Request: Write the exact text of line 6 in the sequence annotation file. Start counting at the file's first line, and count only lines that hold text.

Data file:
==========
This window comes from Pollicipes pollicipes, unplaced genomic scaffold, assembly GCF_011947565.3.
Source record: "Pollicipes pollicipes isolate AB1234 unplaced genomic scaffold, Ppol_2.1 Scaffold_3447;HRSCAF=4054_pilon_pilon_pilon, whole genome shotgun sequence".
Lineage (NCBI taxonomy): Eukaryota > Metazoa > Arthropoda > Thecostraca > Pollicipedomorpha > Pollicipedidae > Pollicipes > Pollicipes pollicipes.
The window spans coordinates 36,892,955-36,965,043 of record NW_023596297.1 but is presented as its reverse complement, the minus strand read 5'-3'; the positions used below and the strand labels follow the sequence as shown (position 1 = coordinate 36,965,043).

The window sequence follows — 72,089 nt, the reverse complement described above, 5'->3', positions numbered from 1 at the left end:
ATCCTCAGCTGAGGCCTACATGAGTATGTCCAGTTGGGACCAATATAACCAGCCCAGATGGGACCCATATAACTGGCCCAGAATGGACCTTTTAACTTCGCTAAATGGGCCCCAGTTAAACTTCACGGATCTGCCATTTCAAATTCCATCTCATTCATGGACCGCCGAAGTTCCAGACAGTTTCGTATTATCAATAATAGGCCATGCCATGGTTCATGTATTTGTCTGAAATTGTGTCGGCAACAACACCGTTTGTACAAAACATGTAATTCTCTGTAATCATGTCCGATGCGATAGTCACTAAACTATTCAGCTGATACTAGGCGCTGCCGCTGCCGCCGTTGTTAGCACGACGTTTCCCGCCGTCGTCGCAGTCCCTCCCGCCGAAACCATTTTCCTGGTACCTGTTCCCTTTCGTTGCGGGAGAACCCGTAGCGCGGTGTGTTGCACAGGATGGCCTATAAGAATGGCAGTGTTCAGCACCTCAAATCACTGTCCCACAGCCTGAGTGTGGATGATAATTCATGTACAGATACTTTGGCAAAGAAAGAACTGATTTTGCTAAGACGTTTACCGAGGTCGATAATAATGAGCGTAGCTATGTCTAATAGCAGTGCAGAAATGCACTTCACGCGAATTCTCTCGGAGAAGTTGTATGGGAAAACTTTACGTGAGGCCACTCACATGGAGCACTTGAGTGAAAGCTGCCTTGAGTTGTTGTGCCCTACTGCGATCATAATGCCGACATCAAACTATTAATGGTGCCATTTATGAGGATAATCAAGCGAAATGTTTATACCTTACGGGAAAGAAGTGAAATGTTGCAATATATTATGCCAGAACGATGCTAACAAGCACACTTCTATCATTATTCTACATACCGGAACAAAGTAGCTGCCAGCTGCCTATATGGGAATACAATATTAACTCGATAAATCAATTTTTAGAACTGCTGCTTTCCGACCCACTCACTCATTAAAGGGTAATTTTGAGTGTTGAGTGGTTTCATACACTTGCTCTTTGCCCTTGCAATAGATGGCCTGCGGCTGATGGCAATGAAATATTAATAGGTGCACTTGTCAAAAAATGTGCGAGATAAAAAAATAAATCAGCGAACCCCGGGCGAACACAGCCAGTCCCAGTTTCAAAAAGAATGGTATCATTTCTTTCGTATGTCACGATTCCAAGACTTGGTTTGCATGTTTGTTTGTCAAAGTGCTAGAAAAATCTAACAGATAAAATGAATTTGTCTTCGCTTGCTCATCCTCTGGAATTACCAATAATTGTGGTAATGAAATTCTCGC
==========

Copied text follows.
ATCCTCAGCTGAGGCCTACATGAGTATGTCCAGTTGGGACCAATATAACCAGCCCAGATGGGACCCATATAACTGGCCCAGAATGGACCTTTTAACTTCGCTAAATGGGCCCCAGTTAAACTTCACGGATCTGCCATTTCAAATTCCATCTCATTCATGGACCGCCGAAGTTCCAGACAGTTTCGTATTATCAATAATAGGCCATGCCATGGTTCATGTATTTGTCTGAAATTGTGTCGGCAACAACACCGTTTGTACAAAACATGTAATTCTCTGTAATCATGTCCGATGCGATAGTCACTAAACTATTCAGCTGATACTAGGCGCTGCCGCTGCCGCCGTTGTTAGCACGACGTTTCCCGCCGTCGTCGCAGTCCCTCCCGCCGAAACCATTTTCCTGGTACCTGTTCCCTTTCGTTGCGGGAGAACCCGTAGCGCGGTGTGTTGCACAGGATGGCCTATAAGAATGGCAGTGTTCAGCACCTCAAATCACTGTCCCACAGCCTGAGTGTGGATGATAATTCATGTACAGATACTTTGGCAAAGAAAGAACTGATTTTGCTAAGACGTTTACCGAGGTCGATAATAATGAGCGTAGCTATGTCTAATAGCAGTGCAGAAATGCACTTCACGCGAATTCTCTCGGAGAAGTTGTATGGGAAAACTTTACGTGAGGCCACTCACATGGAGCACTTGAGTGAAAGCTGCCTTGAGTTGTTGTGCCCTACTGCGATCATAATGCCGACATCAAACTATTAATGGTGCCATTTATGAGGATAATCAAGCGAAATGTTTATACCTTACGGGAAAGAAGTGAAATGTTGCAATATATTATGCCAGAACGATGCTAACAAGCACACTTCTATCATTATTCTACATACCGGAACAAAGTAGCTGCCAGCTGCCTATATGGGAATACAATATTAACTCGATAAATCAATTTTTAGAACTGCTGCTTTCCGACCCACTCACTCATTAAAGGGTAATTTTGAGTGTTGAGTGGTTTCATACACTTGCTCTTTGCCCTTGCAATAGATGGCCTGCGGCTGATGGCAATGAAATATTAATAGGTGCACTTGTCAAAAAATGTGCGAGATAAAAAAATAAATCAGCGAACCCCGGGCGAACACAGCCAGTCCCAGTTTCAAAAAGAATGGTATCATTTCTTTCGTATGTCACGATTCCAAGACTTGGTTTGCATGTTTGTTTGTCAAAGTGCTAGAAAAATCTAACAGATAAAATGAATTTGTCTTCGCTTGCTCATCCTCTGGAATTACCAATAATTGTGGTAATGAAATTCTCGC